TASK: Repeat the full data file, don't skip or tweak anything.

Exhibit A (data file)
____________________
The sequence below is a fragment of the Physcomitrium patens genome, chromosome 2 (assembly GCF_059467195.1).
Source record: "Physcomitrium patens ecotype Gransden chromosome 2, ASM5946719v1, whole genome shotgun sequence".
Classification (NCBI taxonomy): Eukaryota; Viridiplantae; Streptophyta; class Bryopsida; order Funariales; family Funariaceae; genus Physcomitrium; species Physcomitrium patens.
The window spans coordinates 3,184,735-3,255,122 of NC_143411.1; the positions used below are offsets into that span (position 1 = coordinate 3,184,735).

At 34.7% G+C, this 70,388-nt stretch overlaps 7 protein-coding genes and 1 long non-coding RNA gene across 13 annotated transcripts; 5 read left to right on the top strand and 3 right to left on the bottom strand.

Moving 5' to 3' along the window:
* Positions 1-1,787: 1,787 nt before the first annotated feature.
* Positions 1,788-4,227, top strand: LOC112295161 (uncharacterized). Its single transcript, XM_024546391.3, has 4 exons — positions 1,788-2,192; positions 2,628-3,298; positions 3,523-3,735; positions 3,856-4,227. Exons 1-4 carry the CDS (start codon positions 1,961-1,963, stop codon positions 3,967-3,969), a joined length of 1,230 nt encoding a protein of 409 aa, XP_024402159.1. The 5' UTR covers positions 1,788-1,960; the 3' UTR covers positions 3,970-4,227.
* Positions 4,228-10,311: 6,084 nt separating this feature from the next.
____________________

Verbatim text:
The sequence below is a fragment of the Physcomitrium patens genome, chromosome 2 (assembly GCF_059467195.1).
Source record: "Physcomitrium patens ecotype Gransden chromosome 2, ASM5946719v1, whole genome shotgun sequence".
Classification (NCBI taxonomy): Eukaryota; Viridiplantae; Streptophyta; class Bryopsida; order Funariales; family Funariaceae; genus Physcomitrium; species Physcomitrium patens.
The window spans coordinates 3,184,735-3,255,122 of NC_143411.1; the positions used below are offsets into that span (position 1 = coordinate 3,184,735).

At 34.7% G+C, this 70,388-nt stretch overlaps 7 protein-coding genes and 1 long non-coding RNA gene across 13 annotated transcripts; 5 read left to right on the top strand and 3 right to left on the bottom strand.

Moving 5' to 3' along the window:
* Positions 1-1,787: 1,787 nt before the first annotated feature.
* Positions 1,788-4,227, top strand: LOC112295161 (uncharacterized). Its single transcript, XM_024546391.3, has 4 exons — positions 1,788-2,192; positions 2,628-3,298; positions 3,523-3,735; positions 3,856-4,227. Exons 1-4 carry the CDS (start codon positions 1,961-1,963, stop codon positions 3,967-3,969), a joined length of 1,230 nt encoding a protein of 409 aa, XP_024402159.1. The 5' UTR covers positions 1,788-1,960; the 3' UTR covers positions 3,970-4,227.
* Positions 4,228-10,311: 6,084 nt separating this feature from the next.